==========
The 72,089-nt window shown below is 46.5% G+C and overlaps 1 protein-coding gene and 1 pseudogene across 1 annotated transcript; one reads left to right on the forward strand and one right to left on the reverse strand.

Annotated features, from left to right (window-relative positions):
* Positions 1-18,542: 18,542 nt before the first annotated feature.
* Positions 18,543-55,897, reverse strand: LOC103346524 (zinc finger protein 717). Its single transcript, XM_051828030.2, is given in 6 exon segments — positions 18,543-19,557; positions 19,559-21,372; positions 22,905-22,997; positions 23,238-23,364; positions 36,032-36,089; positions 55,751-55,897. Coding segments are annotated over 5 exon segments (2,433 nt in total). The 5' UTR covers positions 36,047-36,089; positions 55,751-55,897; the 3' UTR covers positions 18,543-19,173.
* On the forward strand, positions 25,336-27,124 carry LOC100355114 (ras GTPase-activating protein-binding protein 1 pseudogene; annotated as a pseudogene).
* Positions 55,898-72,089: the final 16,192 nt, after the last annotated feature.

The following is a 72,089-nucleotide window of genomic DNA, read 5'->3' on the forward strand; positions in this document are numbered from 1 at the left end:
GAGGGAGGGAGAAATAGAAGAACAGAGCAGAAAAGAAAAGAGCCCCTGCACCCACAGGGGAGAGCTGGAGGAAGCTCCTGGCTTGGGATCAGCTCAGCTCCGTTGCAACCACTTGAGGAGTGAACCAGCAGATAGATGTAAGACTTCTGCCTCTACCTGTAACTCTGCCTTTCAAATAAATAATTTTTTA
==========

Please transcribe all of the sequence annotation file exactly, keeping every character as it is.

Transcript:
The 72,089-nt window shown below is 46.5% G+C and overlaps 1 protein-coding gene and 1 pseudogene across 1 annotated transcript; one reads left to right on the forward strand and one right to left on the reverse strand.

Annotated features, from left to right (window-relative positions):
* Positions 1-18,542: 18,542 nt before the first annotated feature.
* Positions 18,543-55,897, reverse strand: LOC103346524 (zinc finger protein 717). Its single transcript, XM_051828030.2, is given in 6 exon segments — positions 18,543-19,557; positions 19,559-21,372; positions 22,905-22,997; positions 23,238-23,364; positions 36,032-36,089; positions 55,751-55,897. Coding segments are annotated over 5 exon segments (2,433 nt in total). The 5' UTR covers positions 36,047-36,089; positions 55,751-55,897; the 3' UTR covers positions 18,543-19,173.
* On the forward strand, positions 25,336-27,124 carry LOC100355114 (ras GTPase-activating protein-binding protein 1 pseudogene; annotated as a pseudogene).
* Positions 55,898-72,089: the final 16,192 nt, after the last annotated feature.

The following is a 72,089-nucleotide window of genomic DNA, read 5'->3' on the forward strand; positions in this document are numbered from 1 at the left end:
GAGGGAGGGAGAAATAGAAGAACAGAGCAGAAAAGAAAAGAGCCCCTGCACCCACAGGGGAGAGCTGGAGGAAGCTCCTGGCTTGGGATCAGCTCAGCTCCGTTGCAACCACTTGAGGAGTGAACCAGCAGATAGATGTAAGACTTCTGCCTCTACCTGTAACTCTGCCTTTCAAATAAATAATTTTTTA